On October 8, the UN Intergovernmental Panel on Climate Change (IPCC) issued its final special report on the impacts of global warming above 1.5 Celsius above pre-industrial levels. The process of compiling this report began back in April 2016 in order to help strengthen efforts to combat global warming that were agreed to at the Paris Climate Conference. The report spans 5 chapters, each discussing different aspects. Chapter 1 provides context and discusses the establishment of 1.5 degrees Celsius as a level of discussion as well as pathways towards trying to remain below that critical level. Chapter 2 discusses mitigation methods in terms of sustainable development. The impact on humans and the natural world system provides the subject for Chapter 3. The focus of strengthening the existing response is covered in Chapter 4. Finally, Chapter 5 discusses reducing inequalities such as poverty. The report was prepared by 91 different authors and review editors from over 40 countries and includes more than 6000 scientific references
Some might take the report as alarmist, but it is merely demonstrating through scientific analysis and observable fact, that the planet has already shown impact from warming of 1 degree Celsius. The extreme weather patterns, rising sea levels, and shrinking arctic sea ice are some of the visible changes that have occurred due to warming since the Industrial Revolution. One of the main purposes of the report is to demonstrate that there are differences that will occur if we can limit the increase in global warming to 1.5 degrees Celsius rather than allowing it to increase to 2 degrees Celsius or more. That 1/2 degree Celsius difference could result in global sea rise of 10 cm less, a once in a century chance of no Arctic Sea ice in the summer rather than a once a decade chance, 70-90% loss of coral reefs versus greater than 99% loss, and more.
The good news is that the types of efforts that are needed to prevent warming of more than 1.5 degrees Celsius are already underway. The bad news, and the real source of importance in this report, is that the efforts need to be accelerated exponentially in order to assure any form of success. Global net emissions of carbon dioxide caused by humans would need to fall approximately 45% from 2010 levels by 2030 and reach that all important net zero level by 2050. Failure to prevent the warming level from rising above 1.5 degrees Celsius would require greater reliance on efforts to remove existing carbon dioxide from the atmosphere in order to return to that 1.5 degree level by 2100. The problem is that although there are efforts underway to come up with solutions for removing carbon dioxide from the atmosphere, these methods are unproven and have not been tested on the large scale that would be required.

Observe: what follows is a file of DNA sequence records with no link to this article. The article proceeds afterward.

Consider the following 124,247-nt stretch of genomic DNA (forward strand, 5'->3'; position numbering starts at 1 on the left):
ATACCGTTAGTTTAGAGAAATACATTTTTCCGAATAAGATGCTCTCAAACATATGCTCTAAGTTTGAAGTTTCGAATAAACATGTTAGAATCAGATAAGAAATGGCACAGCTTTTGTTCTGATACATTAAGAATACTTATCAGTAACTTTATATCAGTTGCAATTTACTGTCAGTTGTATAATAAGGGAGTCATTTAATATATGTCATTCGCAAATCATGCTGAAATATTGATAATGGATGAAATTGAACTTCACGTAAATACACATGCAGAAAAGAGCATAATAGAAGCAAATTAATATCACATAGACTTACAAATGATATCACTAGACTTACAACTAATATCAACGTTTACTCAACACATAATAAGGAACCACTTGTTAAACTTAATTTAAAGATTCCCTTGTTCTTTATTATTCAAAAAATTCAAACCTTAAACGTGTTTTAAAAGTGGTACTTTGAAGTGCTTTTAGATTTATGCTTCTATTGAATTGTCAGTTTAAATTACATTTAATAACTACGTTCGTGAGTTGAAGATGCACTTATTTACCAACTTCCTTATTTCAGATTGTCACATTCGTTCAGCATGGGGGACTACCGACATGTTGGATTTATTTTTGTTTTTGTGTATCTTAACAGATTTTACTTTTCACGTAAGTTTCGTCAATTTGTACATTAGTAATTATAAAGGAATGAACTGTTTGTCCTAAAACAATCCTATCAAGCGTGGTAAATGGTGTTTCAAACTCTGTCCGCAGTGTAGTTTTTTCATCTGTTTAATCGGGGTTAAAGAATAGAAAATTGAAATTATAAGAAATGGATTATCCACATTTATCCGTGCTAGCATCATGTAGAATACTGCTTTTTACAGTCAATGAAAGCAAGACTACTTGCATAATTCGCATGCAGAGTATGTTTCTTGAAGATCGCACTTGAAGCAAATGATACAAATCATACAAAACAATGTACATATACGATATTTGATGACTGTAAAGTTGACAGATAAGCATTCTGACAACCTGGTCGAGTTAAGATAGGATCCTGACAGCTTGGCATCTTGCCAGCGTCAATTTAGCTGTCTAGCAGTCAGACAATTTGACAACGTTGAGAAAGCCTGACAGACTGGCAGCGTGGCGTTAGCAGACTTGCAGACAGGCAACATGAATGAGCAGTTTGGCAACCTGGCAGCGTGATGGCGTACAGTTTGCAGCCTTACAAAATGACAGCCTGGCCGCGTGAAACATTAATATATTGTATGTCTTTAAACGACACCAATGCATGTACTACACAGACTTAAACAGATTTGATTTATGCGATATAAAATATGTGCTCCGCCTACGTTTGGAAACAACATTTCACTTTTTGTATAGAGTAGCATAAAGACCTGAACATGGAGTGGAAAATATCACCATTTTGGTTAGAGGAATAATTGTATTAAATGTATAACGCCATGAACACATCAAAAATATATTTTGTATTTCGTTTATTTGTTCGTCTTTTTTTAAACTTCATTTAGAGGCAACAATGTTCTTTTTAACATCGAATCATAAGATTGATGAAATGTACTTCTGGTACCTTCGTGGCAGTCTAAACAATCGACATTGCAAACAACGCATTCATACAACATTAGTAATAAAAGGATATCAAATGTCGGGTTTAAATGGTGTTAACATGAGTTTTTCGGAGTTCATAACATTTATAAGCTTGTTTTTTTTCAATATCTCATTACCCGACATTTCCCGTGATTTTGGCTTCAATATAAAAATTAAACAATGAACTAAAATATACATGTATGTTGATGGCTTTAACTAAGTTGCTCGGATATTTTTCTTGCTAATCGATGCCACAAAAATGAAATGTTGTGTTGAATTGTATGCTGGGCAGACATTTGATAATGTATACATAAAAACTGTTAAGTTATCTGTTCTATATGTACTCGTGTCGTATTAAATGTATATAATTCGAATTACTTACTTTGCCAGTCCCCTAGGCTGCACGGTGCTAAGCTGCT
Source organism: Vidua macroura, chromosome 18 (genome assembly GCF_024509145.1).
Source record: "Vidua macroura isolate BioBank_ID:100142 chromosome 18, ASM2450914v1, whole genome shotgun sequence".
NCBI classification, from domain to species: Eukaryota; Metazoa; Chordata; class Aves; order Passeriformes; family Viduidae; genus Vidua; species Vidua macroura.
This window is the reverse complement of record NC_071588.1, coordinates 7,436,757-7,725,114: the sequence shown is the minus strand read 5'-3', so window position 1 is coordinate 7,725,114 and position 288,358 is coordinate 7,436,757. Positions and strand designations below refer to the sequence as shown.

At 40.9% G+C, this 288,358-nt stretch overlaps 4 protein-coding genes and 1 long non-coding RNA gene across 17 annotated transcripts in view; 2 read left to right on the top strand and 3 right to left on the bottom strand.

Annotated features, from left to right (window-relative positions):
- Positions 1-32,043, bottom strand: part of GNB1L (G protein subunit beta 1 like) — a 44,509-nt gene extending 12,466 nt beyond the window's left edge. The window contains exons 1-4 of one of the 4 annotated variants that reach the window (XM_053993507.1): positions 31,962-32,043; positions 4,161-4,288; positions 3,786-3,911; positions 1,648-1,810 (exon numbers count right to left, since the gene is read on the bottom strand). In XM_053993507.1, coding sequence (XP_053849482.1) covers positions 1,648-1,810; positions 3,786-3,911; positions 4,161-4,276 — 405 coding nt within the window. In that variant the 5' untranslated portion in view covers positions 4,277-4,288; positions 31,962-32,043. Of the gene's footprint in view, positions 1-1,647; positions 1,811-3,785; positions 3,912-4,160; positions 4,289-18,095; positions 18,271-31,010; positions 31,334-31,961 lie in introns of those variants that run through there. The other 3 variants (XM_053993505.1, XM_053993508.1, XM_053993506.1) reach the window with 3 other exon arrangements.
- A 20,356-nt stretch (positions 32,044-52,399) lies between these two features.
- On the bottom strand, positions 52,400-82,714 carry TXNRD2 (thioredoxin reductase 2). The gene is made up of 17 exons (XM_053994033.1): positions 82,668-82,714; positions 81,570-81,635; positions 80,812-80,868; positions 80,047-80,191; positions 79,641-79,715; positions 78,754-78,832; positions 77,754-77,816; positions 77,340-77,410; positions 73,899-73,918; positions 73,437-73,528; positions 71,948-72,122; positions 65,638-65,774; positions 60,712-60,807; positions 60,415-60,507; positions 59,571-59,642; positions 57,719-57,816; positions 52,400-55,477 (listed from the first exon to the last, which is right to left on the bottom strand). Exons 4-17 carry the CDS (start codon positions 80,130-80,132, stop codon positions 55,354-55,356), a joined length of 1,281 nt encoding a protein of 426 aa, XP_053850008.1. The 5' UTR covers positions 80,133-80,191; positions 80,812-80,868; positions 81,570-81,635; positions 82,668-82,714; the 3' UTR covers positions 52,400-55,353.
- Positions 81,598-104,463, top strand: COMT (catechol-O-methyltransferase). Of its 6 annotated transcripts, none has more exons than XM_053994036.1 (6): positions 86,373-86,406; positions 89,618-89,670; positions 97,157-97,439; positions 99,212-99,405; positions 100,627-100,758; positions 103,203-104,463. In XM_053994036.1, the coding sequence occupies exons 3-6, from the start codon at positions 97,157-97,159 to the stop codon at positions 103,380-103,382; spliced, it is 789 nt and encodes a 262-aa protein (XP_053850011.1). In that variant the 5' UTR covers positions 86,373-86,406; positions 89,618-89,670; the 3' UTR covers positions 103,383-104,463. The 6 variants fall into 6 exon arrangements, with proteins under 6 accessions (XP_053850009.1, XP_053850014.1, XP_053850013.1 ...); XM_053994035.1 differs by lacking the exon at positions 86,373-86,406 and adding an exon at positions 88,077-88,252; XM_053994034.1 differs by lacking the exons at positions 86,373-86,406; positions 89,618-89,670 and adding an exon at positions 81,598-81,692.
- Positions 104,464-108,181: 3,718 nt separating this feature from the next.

The report estimates with high confidence that we will reach the 1.5 degrees Celsius mark between 2030 and 2052 if the increase continues at the current rate. The warming from emissions dating back from the industrial revolution until the present are expected to remain for centuries to millennia and will continue to cause changes to the climate system; however, the report states with medium confidence that these emissions alone are unlikely to cause warming of 1.5 degrees Celsius. Ultimately, the report tells us that we need to do more and we need to do it quicker in order to prevent an increase in global climate that could be even more problematic.